Op-Ed: COVID-19 and the Political Grandstanding of Education Unions

IMG 0494 1

My Op-Ed ran in today’s Moscow-Pullman Daily News. Enjoy! 

As I previously wrote (Schools Need to Remain Open), the probability of a child dying from the coronavirus is infinitesimally small. According to the CDC, a child has a better chance of being struck by lightning than dying of coronavirus. It is essential for the health, education, and lives of our children that in-person classes remain open.

Stopping in-person classes has significant ramifications on the mental health of kids. The CDC Director recently reported that increased deaths from suicide and drug overdoses due to isolation and desperation is greater than COVID deaths among high schoolers. According to the CDC’s Morbidity and Mortality Weekly Report, more than 25% of Americans aged 18-24 have seriously considered killing themselves over the coronavirus scare.

“The coronavirus disease 2019 (COVID-19) pandemic has been associated with mental health challenges related to the morbidity and mortality caused by the disease and to mitigation activities, including the impact of physical distancing and stay-at-home orders. Symptoms of anxiety disorder and depressive disorder increased considerably in the United States during April–June of 2020, compared with the same period in 2019.”

The CDC warns of severe consequences to children if schools do not reopen for in-person classes in the Fall.

“The best available evidence from countries that have opened schools indicates that COVID-19 poses low risks to school-aged children, at least in areas with low community transmission, and suggests that children are unlikely to be major drivers of the spread of the virus. Reopening schools creates opportunity to invest in the education, well-being, and future of one of America’s greatest assets — our children — while taking every precaution to protect students, teachers, staff and all their families.”

The CDC’s guidance aligns with recommendations made by the American Academy of Pediatrics:

“The AAP strongly advocates that all policy considerations for the coming school year should start with a goal of having students physically present in school.”

Each organization acknowledges the harm done to kids in shutting down in-person classes. Ironically, it’s the teachers’ unions that that are doing the most damage to children’s education by their political grandstanding and general fear-mongering.

This week, Phoenix area teachers organized a sickout, abandoning the kids and forcing the cancellation of the first day of in-person classes. The 35,000-member strong United Teachers Los Angeles union wanted charter schools shut down, police defunded, Medicare-for-All, a wealth tax established, and a federal bailout given to their school district as terms to go back live classes this Fall. Similarly, the Durham Association of Educators in North Carolina called for the implementation of universal health care, moratoriums on rent and mortgage, and welfare benefits for illegal immigrants in order to flatten the curve and return to public school life.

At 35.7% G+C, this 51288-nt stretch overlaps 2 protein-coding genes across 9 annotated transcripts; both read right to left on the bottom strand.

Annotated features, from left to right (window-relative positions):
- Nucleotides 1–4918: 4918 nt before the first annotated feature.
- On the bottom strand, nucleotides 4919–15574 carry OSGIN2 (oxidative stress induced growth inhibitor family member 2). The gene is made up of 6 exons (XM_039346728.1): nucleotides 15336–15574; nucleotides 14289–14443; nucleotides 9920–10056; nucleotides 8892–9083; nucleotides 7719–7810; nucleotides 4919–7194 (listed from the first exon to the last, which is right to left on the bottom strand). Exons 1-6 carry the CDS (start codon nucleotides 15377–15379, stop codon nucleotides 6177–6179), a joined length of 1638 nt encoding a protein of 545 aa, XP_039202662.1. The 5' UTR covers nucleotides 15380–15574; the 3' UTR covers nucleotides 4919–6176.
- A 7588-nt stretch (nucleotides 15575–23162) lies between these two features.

What does any of this have to do with COVID-19? Absolutely nothing. It is about leveraging the coronavirus crisis to implement far-Left policies at the expense of kids’ education and mental health.

Fortunately, parents have their kids’ best interests at heart. In a recent national poll, 41% of parents say they were now more likely to enroll their child in “a home school, a neighborhood home-school co-op, or a virtual school” once the lockdowns ended.

Why? The parent-supervised learning that took place this year has opened the eyes of many parents to just how far the public schools fall short with their children’s education. Critically, they have discovered that they can do a better job at educating their kids themselves than the government can. And if not homeschooling, there are other in-person options available: charter schools, co-ops, Vo-Tech, private, and parochial schools. These are “open for business” for in-person learning.

There is also the cost factor. “Free” public schools cost taxpayers $13,847 per student per year even when done remotely, whereas a live, in-person, flagship private education costs $5,000 per student per year. If Americans had school vouchers worth just 50% of what the government spends, taxpayers could pocket that difference, and parents could give their kids a superior, live, in-person education while the government schools were shut down.

I hope that the newly enlightened tax-payers will demand that their $13,875 per year be put to more beneficial use toward their children’s education, rather than letting it be used to finance the political grandstanding of the unions which can only serve to erode our children’s futures.